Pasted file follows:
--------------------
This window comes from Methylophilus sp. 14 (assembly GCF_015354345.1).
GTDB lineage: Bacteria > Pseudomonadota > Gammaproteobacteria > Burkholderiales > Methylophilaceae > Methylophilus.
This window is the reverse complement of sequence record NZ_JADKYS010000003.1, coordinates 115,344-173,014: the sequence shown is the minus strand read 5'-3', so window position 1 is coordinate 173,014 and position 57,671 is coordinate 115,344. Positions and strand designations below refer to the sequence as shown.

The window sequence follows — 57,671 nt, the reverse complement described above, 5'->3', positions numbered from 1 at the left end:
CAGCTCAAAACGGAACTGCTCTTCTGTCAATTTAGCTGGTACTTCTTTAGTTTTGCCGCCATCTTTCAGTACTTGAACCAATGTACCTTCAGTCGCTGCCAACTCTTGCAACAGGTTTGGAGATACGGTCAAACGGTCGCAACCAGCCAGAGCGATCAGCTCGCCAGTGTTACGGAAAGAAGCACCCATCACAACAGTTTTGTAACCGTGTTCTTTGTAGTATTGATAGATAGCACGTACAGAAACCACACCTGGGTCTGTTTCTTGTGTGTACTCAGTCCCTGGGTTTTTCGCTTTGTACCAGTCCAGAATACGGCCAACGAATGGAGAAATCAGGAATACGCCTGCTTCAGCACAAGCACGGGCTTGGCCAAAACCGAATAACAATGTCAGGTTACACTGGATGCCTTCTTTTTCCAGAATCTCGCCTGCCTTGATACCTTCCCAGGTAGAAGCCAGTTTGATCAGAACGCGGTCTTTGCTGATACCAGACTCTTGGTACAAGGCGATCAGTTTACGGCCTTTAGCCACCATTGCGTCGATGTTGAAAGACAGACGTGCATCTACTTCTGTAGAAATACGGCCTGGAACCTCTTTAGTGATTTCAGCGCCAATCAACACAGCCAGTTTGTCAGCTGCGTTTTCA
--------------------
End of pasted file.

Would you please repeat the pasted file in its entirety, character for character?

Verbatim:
This window comes from Methylophilus sp. 14 (assembly GCF_015354345.1).
GTDB lineage: Bacteria > Pseudomonadota > Gammaproteobacteria > Burkholderiales > Methylophilaceae > Methylophilus.
This window is the reverse complement of sequence record NZ_JADKYS010000003.1, coordinates 115,344-173,014: the sequence shown is the minus strand read 5'-3', so window position 1 is coordinate 173,014 and position 57,671 is coordinate 115,344. Positions and strand designations below refer to the sequence as shown.

The window sequence follows — 57,671 nt, the reverse complement described above, 5'->3', positions numbered from 1 at the left end:
CAGCTCAAAACGGAACTGCTCTTCTGTCAATTTAGCTGGTACTTCTTTAGTTTTGCCGCCATCTTTCAGTACTTGAACCAATGTACCTTCAGTCGCTGCCAACTCTTGCAACAGGTTTGGAGATACGGTCAAACGGTCGCAACCAGCCAGAGCGATCAGCTCGCCAGTGTTACGGAAAGAAGCACCCATCACAACAGTTTTGTAACCGTGTTCTTTGTAGTATTGATAGATAGCACGTACAGAAACCACACCTGGGTCTGTTTCTTGTGTGTACTCAGTCCCTGGGTTTTTCGCTTTGTACCAGTCCAGAATACGGCCAACGAATGGAGAAATCAGGAATACGCCTGCTTCAGCACAAGCACGGGCTTGGCCAAAACCGAATAACAATGTCAGGTTACACTGGATGCCTTCTTTTTCCAGAATCTCGCCTGCCTTGATACCTTCCCAGGTAGAAGCCAGTTTGATCAGAACGCGGTCTTTGCTGATACCAGACTCTTGGTACAAGGCGATCAGTTTACGGCCTTTAGCCACCATTGCGTCGATGTTGAAAGACAGACGTGCATCTACTTCTGTAGAAATACGGCCTGGAACCTCTTTAGTGATTTCAGCGCCAATCAACACAGCCAGTTTGTCAGCTGCGTTTTCA